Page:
While employers have indicated their desire to hire older workers, they have also expressed concern about their energy level and ability to change focus at a moment’s notice.
Even though, at this age, we are much calmer than when we were younger, we must show that we still have it – our energy that is.
Your energy includes how much you talk, how fast, and how loud. You can still have a calming nature but be involved in conversations for current ideas and thinking. Competition is fierce, and employers are always trying to keep up and think of faster and innovative ways of doing things. Be involved.
When speaking to the interviewer or potential coworkers, “lean in” or slightly forward. This shows your interest and energy as well.
A younger interviewer may have the impression that “mature” applicants are stuck in their ways and don’t want to change. Counter this idea by showing your flexibility. Unlike prior decades, working for more than one company is now perceived as a good thing as it shows resilience and adaptability.
5. Have a Conversation, Not an Interview
Forget the word interview and think “conversation“. This creates an entirely different mindset. Get to know the interviewer and show interest in what they are saying.
The interviewer is trying to determine if you are the right “fit” for the position and the company. Yes, your skills are important, but if you had a phone screen or phone interview, it’s evident you have the skills they want. You know you passed the first level because you are in their office.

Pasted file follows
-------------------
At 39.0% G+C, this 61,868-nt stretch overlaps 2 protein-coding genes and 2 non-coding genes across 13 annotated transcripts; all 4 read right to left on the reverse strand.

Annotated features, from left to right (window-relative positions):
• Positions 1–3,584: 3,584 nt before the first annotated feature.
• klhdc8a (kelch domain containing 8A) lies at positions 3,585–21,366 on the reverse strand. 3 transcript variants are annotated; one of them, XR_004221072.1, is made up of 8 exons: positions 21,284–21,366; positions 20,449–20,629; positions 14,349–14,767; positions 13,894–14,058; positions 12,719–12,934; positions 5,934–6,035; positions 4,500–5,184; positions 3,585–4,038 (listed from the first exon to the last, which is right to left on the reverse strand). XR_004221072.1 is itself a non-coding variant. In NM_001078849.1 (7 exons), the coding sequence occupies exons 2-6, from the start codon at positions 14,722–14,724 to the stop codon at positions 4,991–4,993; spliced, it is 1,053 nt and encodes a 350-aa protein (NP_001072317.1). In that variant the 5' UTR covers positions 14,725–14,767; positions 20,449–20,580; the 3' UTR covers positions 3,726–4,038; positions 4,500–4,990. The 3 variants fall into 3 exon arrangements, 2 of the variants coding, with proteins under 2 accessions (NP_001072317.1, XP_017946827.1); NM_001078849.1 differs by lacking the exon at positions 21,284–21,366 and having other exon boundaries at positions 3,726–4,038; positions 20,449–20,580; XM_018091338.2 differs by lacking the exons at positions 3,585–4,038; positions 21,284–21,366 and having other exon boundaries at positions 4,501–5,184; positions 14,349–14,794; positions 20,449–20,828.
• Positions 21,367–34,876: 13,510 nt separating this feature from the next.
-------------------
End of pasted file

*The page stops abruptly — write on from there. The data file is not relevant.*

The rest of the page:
Employers want to know that you will be able to get along with the current team and staff at the company. Do you fit in? Do they feel comfortable with you? Do they like you? Being able to have a conversation shows you have the ability to engage with strangers and do what’s necessary to get to know your future coworkers.
6. Make a Connection
People are comfortable working with someone who has similar interests, lifestyle or know some of the same people. I knew a past employee of the company that I interviewed with and the interviewer was very fond of her. I also commented on my potential boss’s picture of her granddaughter hanging on the wall. She was so excited that I noticed! She proceeded to talk another five minutes about her. Of course, she couldn’t ask me any questions about my family since its illegal, but by openly giving her some personal information about me having a daughter, she immediately felt we had similar interests.
You can also look around the room and find any pictures that you can comment about to generate a conversation and connection. Show interest in the interviewer as a person. People like to talk about themselves and want to work with someone who they feel a connection.
7. Prove Your Worth Without Mentioning Salary
Arrive with prepared questions to ask the interviewer, team, and hiring manager. Another very important thing is to bring supporting documents to the interview that showcase your accomplishments.
For example, if the position requires you to create a new process, bring the document where you performed that process at another company. Be prepared to leave it with the company and remove any confidential information in advance.
Prove why you are the most qualified and Get Hired!
Find out how to get noticed and identify your First Impressions personal style and brand. Learn how they impact your career and business success and sign up for my 11-page assessment workbook @ www.FirstImpressionsMatter.com